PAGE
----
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Football, netball, cricket and rugby - it's all on for Kiwi women's sports teams across the globe this weekend. Merryn Anderson gives the lowdown on all the Ferns action.
A young army captain who led the major rebuild of a flood-destroyed bridge is now storming the rugby field for the Black Ferns XV.
It's time to normalise conversations around periods to help young women feel comfortable playing sport - that's the goal of the Flow on Effect initiative. Suzanne McFadden talks to wāhine aiming to make a difference in athletes' health and wellbeing.
“It’s an uncomfortable journey we all need to be comfortable with.”
It’s a journey Kate Ebrahim - White Fern cricketer, Canterbury rugby player, teacher, coach and mum - is now well into. But she’s in the process of taking young women with her.
Ebrahim is talking about female athlete health – and the need to talk more about it. Removing the stigma around menstruation, normalising discussions around periods and giving coaches the tools to better understand the physical development of young women.
“We're all uncomfortable talking about it but we need to start getting comfortable about it. I guess that happens over time through changing the language we use, changing the conversations we have and increasing awareness,” says Ebrahim, last year’s Otago Sparks cricketer of the year.
“Even in the high-performance environments I'm currently in, it's still a very shallow area. It's not normalised yet - especially with the younger age group, which is alarming. But I can see sports are now trying to normalise it.”
Ebrahim's personal philosophy is in sync with The Flow On Effect – a new initiative by Sport New Zealand to 'kick-start the conversation' around female health, menstruation and physical activity, especially in communities.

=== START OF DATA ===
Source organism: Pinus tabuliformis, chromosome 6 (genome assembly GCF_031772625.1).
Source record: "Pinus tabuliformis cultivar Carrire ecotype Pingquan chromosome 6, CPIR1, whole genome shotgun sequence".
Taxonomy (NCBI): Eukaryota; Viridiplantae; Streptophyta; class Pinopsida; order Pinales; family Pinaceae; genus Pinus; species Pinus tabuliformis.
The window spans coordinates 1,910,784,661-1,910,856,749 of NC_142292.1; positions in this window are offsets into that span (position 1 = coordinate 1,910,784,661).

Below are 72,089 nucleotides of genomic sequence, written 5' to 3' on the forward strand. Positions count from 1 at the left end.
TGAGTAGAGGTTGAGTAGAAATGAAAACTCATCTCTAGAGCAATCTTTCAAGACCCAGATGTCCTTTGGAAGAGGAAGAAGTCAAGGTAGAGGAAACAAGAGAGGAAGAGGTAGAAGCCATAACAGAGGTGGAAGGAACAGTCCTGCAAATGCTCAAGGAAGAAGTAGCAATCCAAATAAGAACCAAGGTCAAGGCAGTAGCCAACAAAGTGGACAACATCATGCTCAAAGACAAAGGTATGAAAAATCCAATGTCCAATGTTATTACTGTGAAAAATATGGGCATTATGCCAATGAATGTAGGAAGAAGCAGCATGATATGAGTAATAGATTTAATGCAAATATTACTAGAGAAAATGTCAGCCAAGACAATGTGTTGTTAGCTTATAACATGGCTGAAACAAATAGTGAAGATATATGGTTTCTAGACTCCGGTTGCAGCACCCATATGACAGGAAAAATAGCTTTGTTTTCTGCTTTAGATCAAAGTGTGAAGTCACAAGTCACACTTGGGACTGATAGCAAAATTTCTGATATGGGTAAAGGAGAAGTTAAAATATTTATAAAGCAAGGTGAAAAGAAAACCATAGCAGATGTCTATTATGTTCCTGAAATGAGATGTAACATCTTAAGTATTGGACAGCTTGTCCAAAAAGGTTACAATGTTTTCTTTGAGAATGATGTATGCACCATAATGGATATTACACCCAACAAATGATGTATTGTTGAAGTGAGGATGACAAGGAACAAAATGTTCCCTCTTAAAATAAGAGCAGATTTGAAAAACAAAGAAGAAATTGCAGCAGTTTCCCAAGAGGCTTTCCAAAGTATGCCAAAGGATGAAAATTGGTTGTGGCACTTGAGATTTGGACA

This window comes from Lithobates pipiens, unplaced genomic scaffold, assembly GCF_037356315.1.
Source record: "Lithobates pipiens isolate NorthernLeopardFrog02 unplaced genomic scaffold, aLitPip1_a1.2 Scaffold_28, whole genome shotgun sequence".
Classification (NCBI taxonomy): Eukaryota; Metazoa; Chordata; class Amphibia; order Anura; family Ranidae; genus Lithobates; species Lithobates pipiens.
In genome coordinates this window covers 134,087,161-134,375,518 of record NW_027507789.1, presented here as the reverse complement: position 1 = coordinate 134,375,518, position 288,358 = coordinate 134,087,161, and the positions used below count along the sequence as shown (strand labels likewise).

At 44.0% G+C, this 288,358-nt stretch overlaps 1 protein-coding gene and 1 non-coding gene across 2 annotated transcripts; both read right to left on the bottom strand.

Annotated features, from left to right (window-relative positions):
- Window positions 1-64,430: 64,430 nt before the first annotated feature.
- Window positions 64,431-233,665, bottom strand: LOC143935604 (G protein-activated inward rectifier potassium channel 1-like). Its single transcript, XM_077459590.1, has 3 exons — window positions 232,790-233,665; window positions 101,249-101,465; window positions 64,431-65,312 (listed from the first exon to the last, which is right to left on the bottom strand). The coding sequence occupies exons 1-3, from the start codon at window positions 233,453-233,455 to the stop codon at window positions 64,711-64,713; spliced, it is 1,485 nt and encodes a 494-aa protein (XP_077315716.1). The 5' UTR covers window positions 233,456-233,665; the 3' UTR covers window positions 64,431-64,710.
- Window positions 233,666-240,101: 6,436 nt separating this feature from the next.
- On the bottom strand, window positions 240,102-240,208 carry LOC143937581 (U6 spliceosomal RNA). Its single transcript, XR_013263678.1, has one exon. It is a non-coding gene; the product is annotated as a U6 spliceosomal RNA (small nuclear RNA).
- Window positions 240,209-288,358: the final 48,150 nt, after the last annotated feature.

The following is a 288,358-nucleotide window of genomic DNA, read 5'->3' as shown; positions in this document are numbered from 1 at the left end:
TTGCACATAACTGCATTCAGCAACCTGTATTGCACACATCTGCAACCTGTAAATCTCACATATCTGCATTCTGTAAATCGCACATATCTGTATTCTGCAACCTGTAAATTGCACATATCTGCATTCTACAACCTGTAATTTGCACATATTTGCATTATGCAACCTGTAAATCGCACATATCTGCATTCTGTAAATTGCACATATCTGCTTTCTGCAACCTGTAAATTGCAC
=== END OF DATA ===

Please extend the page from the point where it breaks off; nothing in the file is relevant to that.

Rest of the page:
It comes off the back of last month’s FIFA Women’s World Cup played in New Zealand, and is part of the government’s leverage and legacy programme to get more young women physically active. In this case by increasing education around female health, reducing period anxiety, and addressing period poverty.
As well as being a top athlete, Ebrahim works with many young women who would benefit from these conversations - she’s a teacher at Belmacewen Intermediate in Dunedin, she’s coaching the St Hilda’s Collegiate 1st XI girls cricket side and working with the Otago women’s rugby team in the Farah Palmer Cup.
Ebrahim, who had daughter Sophia three years ago, says it’s a serious oversight that female health and wellbeing hasn’t been treated as a priority in sport – from grassroots through to high-performance level.
“We talk about strength and conditioning as being a priority and we put so much time and emphasis on skill and tactical development,” she says. “Yet our health is the driver of our bodies - and if we're not even touching on what’s happening with our bodies, we’re running into trouble. And that can be trouble now, or later in life when we want to start families.
“With my teacher’s hat on, we educate our girls early on in schools around puberty, but then the conversation goes on hold. You can't assume that our athletes know everything about their bodies - there's no harm in relearning or refreshing as well.”
Ebrahim, who played rugby for Canterbury before her daughter’s birth, was the culture and leadership manager for the Otago Spirit women's rugby side in the Farah Palmer Cup this season and saw “recurring patterns” in some players' health. She knew something needed to be done.
“It alerted me these girls needed help and education, and that starts from being aware and then upskilling ourselves as management,” she says. She’s organised a workshop around women’s health through the University of Otago.
“I'm highly invested in this because I've been through it all.”
Ebrahim admits there was a lot she didn’t know about her body until she’d had her daughter. “Imagine the athlete I could have been if I’d known when I was much younger,” she says.
Earlier this year, Sport NZ listened to young women talk about their fear of judgment and anxiety around their bodies.
“When you’re dealing with your menstrual cycle and trying to stay active, it can present a range of different barriers for young people,” Maddi McLean, the women and girls lead at Sport NZ, says.